The Hero with a Thousand Faces
|Series:||The\Collected Works of Joseph Campbell Ser.|
Since its release in 1949, The Hero with a Thousand Faces has influenced millions of readers by combining the insights of modern psychology with Joseph Campbell's revolutionary understanding of comparative mythology. In these pages, Campbell outlines the Hero's Journey, a universal motif of adventure and transformation that runs through virtually all of the world's mythic traditions. He also explores the Cosmogonic Cycle, the mythic pattern of world creation and destruction.
As part of the Joseph Campbell Foundation's Collected Works of Joseph Campbell, this third edition features expanded illustrations, a comprehensive bibliography, and more accessible sidebars.
As relevant today as when it was first published, The Hero with a Thousand Faces continues to find new audiences in fields ranging from religion and anthropology to literature and film studies. The book has also profoundly influenced creative artists--including authors, songwriters, game designers, and filmmakers--and continues to inspire all those interested in the inherent human need to tell stories.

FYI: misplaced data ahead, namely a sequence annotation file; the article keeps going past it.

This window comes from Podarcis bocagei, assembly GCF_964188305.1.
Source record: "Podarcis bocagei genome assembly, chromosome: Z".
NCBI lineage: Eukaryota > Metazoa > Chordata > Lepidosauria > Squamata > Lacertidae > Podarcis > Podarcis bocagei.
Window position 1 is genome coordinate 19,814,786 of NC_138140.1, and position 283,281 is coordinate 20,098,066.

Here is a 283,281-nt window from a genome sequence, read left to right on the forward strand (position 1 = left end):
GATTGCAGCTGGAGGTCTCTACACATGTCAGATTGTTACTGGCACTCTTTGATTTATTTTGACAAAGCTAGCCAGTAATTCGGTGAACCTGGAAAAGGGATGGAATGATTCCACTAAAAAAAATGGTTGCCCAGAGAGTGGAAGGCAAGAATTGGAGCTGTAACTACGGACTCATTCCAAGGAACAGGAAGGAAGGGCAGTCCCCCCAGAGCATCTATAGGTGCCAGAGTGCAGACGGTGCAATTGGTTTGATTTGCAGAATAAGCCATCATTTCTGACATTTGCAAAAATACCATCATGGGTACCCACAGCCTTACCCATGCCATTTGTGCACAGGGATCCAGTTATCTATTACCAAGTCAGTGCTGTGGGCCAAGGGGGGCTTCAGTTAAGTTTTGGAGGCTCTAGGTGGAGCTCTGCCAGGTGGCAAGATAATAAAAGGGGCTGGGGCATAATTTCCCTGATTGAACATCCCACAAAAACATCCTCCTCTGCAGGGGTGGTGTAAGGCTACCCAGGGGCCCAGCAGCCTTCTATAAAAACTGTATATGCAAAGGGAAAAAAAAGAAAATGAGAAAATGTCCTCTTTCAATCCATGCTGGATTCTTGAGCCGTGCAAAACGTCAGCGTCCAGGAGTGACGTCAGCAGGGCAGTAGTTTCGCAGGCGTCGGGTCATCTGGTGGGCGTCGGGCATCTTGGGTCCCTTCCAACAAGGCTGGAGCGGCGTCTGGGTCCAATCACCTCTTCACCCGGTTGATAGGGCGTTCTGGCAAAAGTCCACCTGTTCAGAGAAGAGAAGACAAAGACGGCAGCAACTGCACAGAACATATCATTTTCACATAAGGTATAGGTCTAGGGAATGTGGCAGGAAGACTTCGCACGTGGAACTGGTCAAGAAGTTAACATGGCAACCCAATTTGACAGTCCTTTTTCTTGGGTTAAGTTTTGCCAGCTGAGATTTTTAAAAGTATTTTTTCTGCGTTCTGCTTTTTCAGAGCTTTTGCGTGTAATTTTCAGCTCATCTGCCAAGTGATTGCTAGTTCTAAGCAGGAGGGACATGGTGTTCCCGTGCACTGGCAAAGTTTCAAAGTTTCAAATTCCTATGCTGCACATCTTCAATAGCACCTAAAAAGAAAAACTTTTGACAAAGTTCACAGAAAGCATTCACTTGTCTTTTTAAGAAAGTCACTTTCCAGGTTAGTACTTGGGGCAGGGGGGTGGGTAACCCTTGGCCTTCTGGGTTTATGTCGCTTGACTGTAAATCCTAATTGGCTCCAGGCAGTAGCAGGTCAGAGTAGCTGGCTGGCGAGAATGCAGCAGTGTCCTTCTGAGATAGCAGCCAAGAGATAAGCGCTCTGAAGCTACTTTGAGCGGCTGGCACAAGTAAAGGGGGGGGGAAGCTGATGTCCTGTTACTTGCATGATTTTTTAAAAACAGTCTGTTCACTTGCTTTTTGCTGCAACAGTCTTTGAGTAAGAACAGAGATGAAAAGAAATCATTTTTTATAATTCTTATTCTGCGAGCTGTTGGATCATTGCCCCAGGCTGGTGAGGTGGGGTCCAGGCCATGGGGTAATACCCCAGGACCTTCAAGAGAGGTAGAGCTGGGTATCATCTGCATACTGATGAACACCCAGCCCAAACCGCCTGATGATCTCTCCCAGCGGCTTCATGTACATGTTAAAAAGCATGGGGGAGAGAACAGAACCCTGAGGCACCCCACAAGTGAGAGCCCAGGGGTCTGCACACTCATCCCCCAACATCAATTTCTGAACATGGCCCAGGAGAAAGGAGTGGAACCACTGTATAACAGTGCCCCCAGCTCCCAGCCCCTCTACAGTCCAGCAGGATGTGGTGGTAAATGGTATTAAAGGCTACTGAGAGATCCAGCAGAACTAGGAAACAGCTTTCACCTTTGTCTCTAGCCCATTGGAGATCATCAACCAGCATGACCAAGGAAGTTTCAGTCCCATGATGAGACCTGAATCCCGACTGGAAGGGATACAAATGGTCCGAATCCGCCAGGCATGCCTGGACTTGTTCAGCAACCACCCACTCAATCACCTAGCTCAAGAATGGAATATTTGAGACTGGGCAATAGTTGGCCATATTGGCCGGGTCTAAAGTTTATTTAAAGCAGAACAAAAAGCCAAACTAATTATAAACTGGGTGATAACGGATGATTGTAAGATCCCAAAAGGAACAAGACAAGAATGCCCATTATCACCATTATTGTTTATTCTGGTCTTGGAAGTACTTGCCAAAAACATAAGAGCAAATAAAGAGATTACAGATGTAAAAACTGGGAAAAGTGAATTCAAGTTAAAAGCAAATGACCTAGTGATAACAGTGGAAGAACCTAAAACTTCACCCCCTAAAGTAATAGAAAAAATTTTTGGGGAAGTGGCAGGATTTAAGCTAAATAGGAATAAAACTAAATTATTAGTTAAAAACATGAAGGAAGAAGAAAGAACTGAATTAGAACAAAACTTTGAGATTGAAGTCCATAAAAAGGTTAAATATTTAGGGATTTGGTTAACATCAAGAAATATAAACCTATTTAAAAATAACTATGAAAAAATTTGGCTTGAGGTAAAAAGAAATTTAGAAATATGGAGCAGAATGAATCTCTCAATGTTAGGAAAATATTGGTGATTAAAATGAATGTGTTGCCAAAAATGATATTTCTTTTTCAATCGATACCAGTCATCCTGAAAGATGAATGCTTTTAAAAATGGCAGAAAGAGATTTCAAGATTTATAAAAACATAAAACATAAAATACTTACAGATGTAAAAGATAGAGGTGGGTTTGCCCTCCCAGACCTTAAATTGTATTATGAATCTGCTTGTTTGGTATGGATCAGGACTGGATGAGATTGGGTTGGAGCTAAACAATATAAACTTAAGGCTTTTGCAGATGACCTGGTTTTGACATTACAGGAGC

“I have returned to no other book more often since leaving college than this one, and every time I discover new insight into the human journey. Every generation will find in Hero wisdom for the ages.”
— Bill Moyers
“In the three decades since I discovered The Hero with a Thousand Faces, it has continued to fascinate and inspire me. Joseph Campbell peers through centuries and shows us that we are all connected by a basic need to hear stories and understand ourselves. As a book, it is wonderful to read; as illumination into the human condition, it is a revelation.”
— George Lucas
“Campbell’s words carry extraordinary weight, not only among scholars but among a wide range of other people who find his search down mythological pathways relevant to their lives today....The book for which he is most famous, The Hero with a Thousand Faces [is] a brilliant examination, through ancient hero myths, of man’s eternal struggle for identity.”
“In the long run, the most influential book of the twentieth century may turn out to be Joseph Campbell’s The Hero with a Thousand Faces.”
— Christopher Vogler